Ron Sims’ announcement that he would not, after all, be running for Seattle mayor was particularly rich, even for this self-dramatizing politician. After describing the kind of charismatic mayor the town desperately needs (namely Sims), he said that he was looking for a higher calling. Too bad, Seattle!
Sims, the former King County executive, had loomed over the race, throwing the major contenders off stride and forcing some big money interests, especially labor unions, to keep their wallets in reserve. Now we can get down to the real race, with filing closing on May 17.
With Sims out, my canvas of observers produces this consensus forecast: State Sen. Ed Murray, Mayor Mike McGinn and City Councilmember Tim Burgess could each survive the August 6 primary. Either challenger would probably defeat McGinn in the November election, while Murray, more attuned with mainstream liberal Seattle, would probably best Burgess if they are the two finalists.
In a crowded race — eight at the moment — it won’t take many votes (or sudden developments) to tip the outcome in the primary. The role of the “spoilers” will also be enhanced, given these slight margins.
One way to look at the race is to consider that there are two primaries going on. One is for the moderate and conservative votes, and here there are just two candidates: Burgess and marginal candidate Charlie Staadecker. Burgess will get the bulk of the “moderate primary,” advancing to the general election on Nov. 5. Over on the left, McGinn, Murray, Peter Steinbrueck, Bruce Harrell and Kate Martin will divide up the “liberal primary,” with none getting enough votes to push out Burgess, though one will get enough to advance to the general election. McGinn would be too bloodied to go on to win the general against Burgess. Murray, if he makes it to the general, would have the liberals’ vote advantage in the bigger-turnout November election.
Another analysis would show Murray with the most momentum, now that Sims has departed. Murray signaled to his supporters on Thursday by shifting his campaign from exploratory to officially in the race. He has an emotional issue, gay marriage, which will turn him into a national figure and draw many young volunteers energized by the recent statewide referendum. As a powerful state senator, Murray will raise money from grateful special interests, particularly unions. He’s got the A-team of local political consultants. (“I don’t bet on horses,” says one local business leader, “I go with the jockey.”)
McGinn continues to trip himself up, as this past week over the police reform issue, where "the bad McGinn" suddenly reappeared. Burgess has the usual problems of running from the city council, where few can stand out in the eyes of the voters and differing with the mayor comes off as envy or sour grapes. Advantage Murray, start to finish.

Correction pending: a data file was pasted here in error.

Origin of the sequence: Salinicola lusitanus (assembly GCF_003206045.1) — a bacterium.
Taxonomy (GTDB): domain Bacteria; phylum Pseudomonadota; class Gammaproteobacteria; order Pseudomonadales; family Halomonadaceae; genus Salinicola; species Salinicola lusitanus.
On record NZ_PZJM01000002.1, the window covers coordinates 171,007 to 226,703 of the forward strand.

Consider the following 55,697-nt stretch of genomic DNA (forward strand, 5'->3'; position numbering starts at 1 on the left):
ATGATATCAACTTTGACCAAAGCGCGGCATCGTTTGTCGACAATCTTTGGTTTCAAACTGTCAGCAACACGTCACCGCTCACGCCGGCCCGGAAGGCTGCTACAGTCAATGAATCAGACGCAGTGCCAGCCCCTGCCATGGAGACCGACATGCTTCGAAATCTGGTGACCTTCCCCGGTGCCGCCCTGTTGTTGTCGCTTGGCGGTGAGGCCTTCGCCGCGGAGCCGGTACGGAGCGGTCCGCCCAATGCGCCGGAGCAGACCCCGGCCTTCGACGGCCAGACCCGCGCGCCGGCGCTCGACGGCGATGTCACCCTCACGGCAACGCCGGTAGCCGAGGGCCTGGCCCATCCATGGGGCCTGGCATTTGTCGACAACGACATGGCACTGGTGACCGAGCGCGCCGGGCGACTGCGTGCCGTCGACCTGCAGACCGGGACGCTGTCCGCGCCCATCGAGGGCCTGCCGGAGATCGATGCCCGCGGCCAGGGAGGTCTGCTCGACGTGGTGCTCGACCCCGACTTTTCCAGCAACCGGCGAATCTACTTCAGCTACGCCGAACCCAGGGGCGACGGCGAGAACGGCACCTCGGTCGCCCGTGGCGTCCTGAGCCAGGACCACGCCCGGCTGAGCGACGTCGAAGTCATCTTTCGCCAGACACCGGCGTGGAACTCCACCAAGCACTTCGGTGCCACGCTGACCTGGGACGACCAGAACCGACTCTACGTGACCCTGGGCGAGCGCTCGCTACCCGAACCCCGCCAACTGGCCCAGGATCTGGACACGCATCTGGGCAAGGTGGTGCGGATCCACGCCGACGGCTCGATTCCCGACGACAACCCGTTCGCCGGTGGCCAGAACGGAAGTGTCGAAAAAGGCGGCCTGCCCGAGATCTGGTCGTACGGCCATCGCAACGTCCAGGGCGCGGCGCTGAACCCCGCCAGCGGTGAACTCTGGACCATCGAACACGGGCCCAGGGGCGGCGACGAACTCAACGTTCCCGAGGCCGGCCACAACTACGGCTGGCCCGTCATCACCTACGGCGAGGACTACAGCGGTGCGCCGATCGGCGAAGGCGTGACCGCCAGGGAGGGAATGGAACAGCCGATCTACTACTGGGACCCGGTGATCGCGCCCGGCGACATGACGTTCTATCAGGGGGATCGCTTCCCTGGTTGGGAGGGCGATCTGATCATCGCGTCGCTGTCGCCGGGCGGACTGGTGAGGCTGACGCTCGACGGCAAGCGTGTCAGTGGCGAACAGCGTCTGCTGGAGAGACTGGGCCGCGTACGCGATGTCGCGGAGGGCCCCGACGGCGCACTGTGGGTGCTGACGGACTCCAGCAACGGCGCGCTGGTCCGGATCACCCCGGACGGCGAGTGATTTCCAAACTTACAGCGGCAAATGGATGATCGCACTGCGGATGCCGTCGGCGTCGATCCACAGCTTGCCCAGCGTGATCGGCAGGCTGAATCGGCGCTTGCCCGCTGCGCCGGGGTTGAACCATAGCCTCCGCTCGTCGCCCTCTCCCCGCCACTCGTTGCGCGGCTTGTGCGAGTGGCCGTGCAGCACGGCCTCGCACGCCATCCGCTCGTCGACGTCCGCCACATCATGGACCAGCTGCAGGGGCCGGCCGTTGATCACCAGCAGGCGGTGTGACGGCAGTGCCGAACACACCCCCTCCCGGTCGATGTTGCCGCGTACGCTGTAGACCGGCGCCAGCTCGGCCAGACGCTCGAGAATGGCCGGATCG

A third sway to assess the contest is to look at the insider/outsider contrast. McGinn, who ran as an outsider and a bomb-thrower, has put that part of Seattle politics under a cloud. That means that those candidates working that alienated side of the field — particularly McGinn, Peter Steinbrueck and Bruce Harrell — will look less attractive than someone like Murray, who combines mainstream liberal values (civil liberties, gay rights, transportation) with insider effectiveness. He will fare better in the primary than in normal mayoral races, where voters indulge themselves with an outsider, at least in the primary. So if Burgess has an inside track on his moderate side of the primary, Murray has the inside track in the liberal primary.
Meanwhile, as regards fundraising by the candidates, the figures as of the end of January are: Burgess, $133,000; Murray, $124,000 (raised in December before the legislative moratorium); McGinn, $120,000; Staadecker, $94,000; Steinbrueck, $18,000, and Harrell, $11,000.
Mayor McGinn had been doing better, buoyed by his seeming success in bringing back the Sonics and his two-year charm offensive. Then he had another bad week in his public tiff with City Attorney Pete Holmes over that court-appointed monitor trying to reform the Seattle Police Department. McGinn has been trying hard to appear reasonable and effective, even getting along with others at City Hall, so this reminder of his combative and isolated style hurts him. And once again, after his bluster, he had to fold his hand and retreat, enduring a pretty firm tongue-lashing by the federal judge in the bargain. All this is a reminder of McGinn’s monumental toe-stubbing over the waterfront tunnel.
For insiders, the McGinn-Holmes smackdown points up the weakness of McGinn’s staff. His staff attorney, Carl Marquardt, eagerly tears into Holmes, who seems unfortunately happy to goad him on. Had McGinn a strong deputy mayor and other good topsiders who knew much about police, they would sit on Marquardt and force the parties to work out differences behind closed doors.
Another problem for McGinn, who is abysmally low in the polls for an incumbent (The Survey USA Poll had McGinn at 15 percent, followed by Burgess at 10, Murray at 9, Steinbrueck at 7 and Harrell at 5), is the absence of a strong political base. His main appeal is to urbanist elites like bike commuters and green energy advocates, and this fickle group can be easily won over by other candidates. McGinn’s other base, minorities and some social service agencies, is under attack from City Councilmember Bruce Harrell, a Japanese-African American, and former city councilmember Peter Steinbrueck, an urban planner with appeal to poverty and homeless advocates and neighborhood activists.
Burgess, who radiates competence, substance and reform themes, such as data-driven, outcome-based policies, has run citywide, getting strong support (Murray is mostly known in his 43rd district, Seattle’s liberal bastion). Burgess stresses three issues: school reform (he is a stalwart, which will cause teacher-union push-back), police reforms (he’s an ex cop), public safety and jobs (he managed a successful national firm advising non profits on marketing issues).